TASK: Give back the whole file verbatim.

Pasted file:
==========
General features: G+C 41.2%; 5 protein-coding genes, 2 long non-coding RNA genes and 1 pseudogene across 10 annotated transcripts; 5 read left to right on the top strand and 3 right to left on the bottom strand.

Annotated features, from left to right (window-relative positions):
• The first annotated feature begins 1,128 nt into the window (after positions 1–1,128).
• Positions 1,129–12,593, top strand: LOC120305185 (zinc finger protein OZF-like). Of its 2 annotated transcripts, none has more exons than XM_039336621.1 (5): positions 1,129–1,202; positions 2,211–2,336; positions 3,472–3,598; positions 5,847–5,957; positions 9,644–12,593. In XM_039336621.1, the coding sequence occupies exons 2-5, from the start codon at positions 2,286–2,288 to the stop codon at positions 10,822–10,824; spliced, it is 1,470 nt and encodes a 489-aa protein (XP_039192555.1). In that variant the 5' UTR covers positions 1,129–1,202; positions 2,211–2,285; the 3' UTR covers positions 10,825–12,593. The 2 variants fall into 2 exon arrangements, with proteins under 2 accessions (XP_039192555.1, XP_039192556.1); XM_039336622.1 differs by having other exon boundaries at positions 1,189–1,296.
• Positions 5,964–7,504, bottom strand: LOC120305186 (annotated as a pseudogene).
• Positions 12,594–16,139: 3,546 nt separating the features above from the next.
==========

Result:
General features: G+C 41.2%; 5 protein-coding genes, 2 long non-coding RNA genes and 1 pseudogene across 10 annotated transcripts; 5 read left to right on the top strand and 3 right to left on the bottom strand.

Annotated features, from left to right (window-relative positions):
• The first annotated feature begins 1,128 nt into the window (after positions 1–1,128).
• Positions 1,129–12,593, top strand: LOC120305185 (zinc finger protein OZF-like). Of its 2 annotated transcripts, none has more exons than XM_039336621.1 (5): positions 1,129–1,202; positions 2,211–2,336; positions 3,472–3,598; positions 5,847–5,957; positions 9,644–12,593. In XM_039336621.1, the coding sequence occupies exons 2-5, from the start codon at positions 2,286–2,288 to the stop codon at positions 10,822–10,824; spliced, it is 1,470 nt and encodes a 489-aa protein (XP_039192555.1). In that variant the 5' UTR covers positions 1,129–1,202; positions 2,211–2,285; the 3' UTR covers positions 10,825–12,593. The 2 variants fall into 2 exon arrangements, with proteins under 2 accessions (XP_039192555.1, XP_039192556.1); XM_039336622.1 differs by having other exon boundaries at positions 1,189–1,296.
• Positions 5,964–7,504, bottom strand: LOC120305186 (annotated as a pseudogene).
• Positions 12,594–16,139: 3,546 nt separating the features above from the next.